Conor Engelbrecht

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in Cape Town, South Africa
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July 2012


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Conor Engelbrecht I'm struggling to find anything worth reading at the moment. If anyone has any recommendations, let me know!
Average rating: 4.0 · 5 ratings · 1 review · 2 distinct works
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really liked it 4.00 avg rating — 5 ratings — published 2014 — 2 editions
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Desert's Edge

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Conor Engelbrecht is now friends with Busang Senne
Night Watch by Terry Pratchett
“There were plotters, there was no doubt about it. Some had been ordinary people who'd had enough. Some were young people with no money who objected to the fact that the world was run by old people who were rich. Some were in it to get girls. And some had been idiots as mad as Swing, with a view of the world just as rigid and unreal, who were on the side of what they called 'the people'. Vimes had spent his life on the streets, and had met decent men and fools and people who'd steal a penny from a blind beggar and people who performed silent miracles or desperate crimes every day behind the grubby windows of little houses, but he'd never met The People.

People on the side of The People always ended up disappointed, in any case. They found that The People tended not to be grateful or appreciative or forward-thinking or obedient. The People tended to be small-minded and conservative and not very clever and were even distrustful of cleverness. And so the children of the revolution were fac
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Terry Pratchett
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Yes Please by Amy Poehler
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Is Everyone Hanging Out Without Me? by Mindy Kaling
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About a Girl by Tony Nesca
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About a Girl by Tony Nesca
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More of Conor's books…
Robin Hobb
“In that last dance of chances

I shall partner you no more.

I shall watch another turn you

As you move across the floor.


In that last dance of chances

When I bid your life goodbye

I will hope she treats you kindly.

I will hope you learn to fly.


In that last dance of chances

When I know you'll not be mine

I will let you go with longing

And the hope that you'll be fine.


In that last dance of chances

We shall know each other's minds.

We shall part with our regrets

When the tie no longer binds.”
Robin Hobb, Fool's Fate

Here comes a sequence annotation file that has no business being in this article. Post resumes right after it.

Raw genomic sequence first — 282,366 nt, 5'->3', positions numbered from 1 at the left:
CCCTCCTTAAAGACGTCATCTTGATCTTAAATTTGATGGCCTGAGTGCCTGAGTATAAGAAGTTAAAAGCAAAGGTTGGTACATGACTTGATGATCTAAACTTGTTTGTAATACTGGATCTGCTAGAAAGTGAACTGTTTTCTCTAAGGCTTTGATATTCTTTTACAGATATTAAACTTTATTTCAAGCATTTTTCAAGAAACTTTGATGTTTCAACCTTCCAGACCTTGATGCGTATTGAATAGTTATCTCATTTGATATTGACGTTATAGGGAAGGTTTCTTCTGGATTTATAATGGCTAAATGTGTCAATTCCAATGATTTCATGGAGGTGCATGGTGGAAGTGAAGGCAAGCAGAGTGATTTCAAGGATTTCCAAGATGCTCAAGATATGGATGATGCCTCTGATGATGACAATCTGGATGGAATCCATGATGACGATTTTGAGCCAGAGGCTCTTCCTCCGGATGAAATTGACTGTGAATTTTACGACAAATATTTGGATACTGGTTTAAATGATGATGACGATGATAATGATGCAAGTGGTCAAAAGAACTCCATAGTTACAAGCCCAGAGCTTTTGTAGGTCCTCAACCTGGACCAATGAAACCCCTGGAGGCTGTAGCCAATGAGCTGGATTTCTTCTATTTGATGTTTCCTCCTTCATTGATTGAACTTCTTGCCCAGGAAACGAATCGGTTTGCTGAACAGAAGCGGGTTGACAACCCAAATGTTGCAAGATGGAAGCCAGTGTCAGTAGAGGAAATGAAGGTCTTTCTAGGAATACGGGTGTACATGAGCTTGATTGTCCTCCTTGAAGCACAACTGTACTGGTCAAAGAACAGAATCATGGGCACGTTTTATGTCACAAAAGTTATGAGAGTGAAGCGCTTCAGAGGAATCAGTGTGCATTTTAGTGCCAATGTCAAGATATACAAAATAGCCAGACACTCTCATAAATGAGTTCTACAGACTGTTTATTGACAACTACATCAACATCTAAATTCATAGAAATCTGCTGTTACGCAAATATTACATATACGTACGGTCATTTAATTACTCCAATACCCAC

Terry Pratchett
“The reason that the rich were so rich, Vimes reasoned, was because they managed to spend less money.

Take boots, for example. He earned thirty-eight dollars a month plus allowances. A really good pair of leather boots cost fifty dollars. But an affordable pair of boots, which were sort of OK for a season or two and then leaked like hell when the cardboard gave out, cost about ten dollars. Those were the kind of boots Vimes always bought, and wore until the soles were so thin that he could tell where he was in Ankh-Morpork on a foggy night by the feel of the cobbles.

But the thing was that good boots lasted for years and years. A man who could afford fifty dollars had a pair of boots that'd still be keeping his feet dry in ten years' time, while the poor man who could only afford cheap boots would have spent a hundred dollars on boots in the same time and would still have wet feet.

This was the Captain Samuel Vimes 'Boots' theory of socioeconomic unfairness.”
Terry Pratchett, Men at Arms: The Play

Terry Pratchett
“There were plotters, there was no doubt about it. Some had been ordinary people who'd had enough. Some were young people with no money who objected to the fact that the world was run by old people who were rich. Some were in it to get girls. And some had been idiots as mad as Swing, with a view of the world just as rigid and unreal, who were on the side of what they called 'the people'. Vimes had spent his life on the streets, and had met decent men and fools and people who'd steal a penny from a blind beggar and people who performed silent miracles or desperate crimes every day behind the grubby windows of little houses, but he'd never met The People.

People on the side of The People always ended up disappointed, in any case. They found that The People tended not to be grateful or appreciative or forward-thinking or obedient. The People tended to be small-minded and conservative and not very clever and were even distrustful of cleverness. And so the children of the revolution were faced with the age-old problem: it wasn't that you had the wrong kind of government, which was obvious, but that you had the wrong kind of people.
As soon as you saw people as things to be measured, they didn't measure up. What would run through the streets soon enough wouldn't be a revolution or a riot. It'd be people who were frightened and panicking. It was what happened when the machinery of city life faltered, the wheels stopped turning and all the little rules broke down. And when that happened, humans were worse than sheep. Sheep just ran; they didn't try to bite the sheep next to them.”
Terry Pratchett, Night Watch




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